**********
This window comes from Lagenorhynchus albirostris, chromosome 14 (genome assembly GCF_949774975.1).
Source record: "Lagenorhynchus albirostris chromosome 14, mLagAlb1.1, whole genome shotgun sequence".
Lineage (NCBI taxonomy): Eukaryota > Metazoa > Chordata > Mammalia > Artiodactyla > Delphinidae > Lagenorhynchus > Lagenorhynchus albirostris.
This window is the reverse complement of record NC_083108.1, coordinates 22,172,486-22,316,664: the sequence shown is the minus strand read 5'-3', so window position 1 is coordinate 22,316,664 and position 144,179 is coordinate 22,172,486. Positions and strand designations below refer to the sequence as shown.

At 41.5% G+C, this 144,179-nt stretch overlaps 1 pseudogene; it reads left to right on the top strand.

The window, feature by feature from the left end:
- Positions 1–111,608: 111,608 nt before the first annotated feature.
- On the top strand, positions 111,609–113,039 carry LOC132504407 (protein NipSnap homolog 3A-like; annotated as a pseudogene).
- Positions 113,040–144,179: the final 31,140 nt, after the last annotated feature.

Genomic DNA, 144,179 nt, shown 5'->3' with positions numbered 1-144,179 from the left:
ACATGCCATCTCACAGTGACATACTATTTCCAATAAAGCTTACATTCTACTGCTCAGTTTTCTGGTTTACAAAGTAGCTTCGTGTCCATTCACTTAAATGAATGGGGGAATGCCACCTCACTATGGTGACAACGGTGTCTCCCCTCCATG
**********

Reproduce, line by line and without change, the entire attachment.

This window comes from Lagenorhynchus albirostris, chromosome 14 (genome assembly GCF_949774975.1).
Source record: "Lagenorhynchus albirostris chromosome 14, mLagAlb1.1, whole genome shotgun sequence".
Lineage (NCBI taxonomy): Eukaryota > Metazoa > Chordata > Mammalia > Artiodactyla > Delphinidae > Lagenorhynchus > Lagenorhynchus albirostris.
This window is the reverse complement of record NC_083108.1, coordinates 22,172,486-22,316,664: the sequence shown is the minus strand read 5'-3', so window position 1 is coordinate 22,316,664 and position 144,179 is coordinate 22,172,486. Positions and strand designations below refer to the sequence as shown.

At 41.5% G+C, this 144,179-nt stretch overlaps 1 pseudogene; it reads left to right on the top strand.

The window, feature by feature from the left end:
- Positions 1–111,608: 111,608 nt before the first annotated feature.
- On the top strand, positions 111,609–113,039 carry LOC132504407 (protein NipSnap homolog 3A-like; annotated as a pseudogene).
- Positions 113,040–144,179: the final 31,140 nt, after the last annotated feature.

Genomic DNA, 144,179 nt, shown 5'->3' with positions numbered 1-144,179 from the left:
ACATGCCATCTCACAGTGACATACTATTTCCAATAAAGCTTACATTCTACTGCTCAGTTTTCTGGTTTACAAAGTAGCTTCGTGTCCATTCACTTAAATGAATGGGGGAATGCCACCTCACTATGGTGACAACGGTGTCTCCCCTCCATG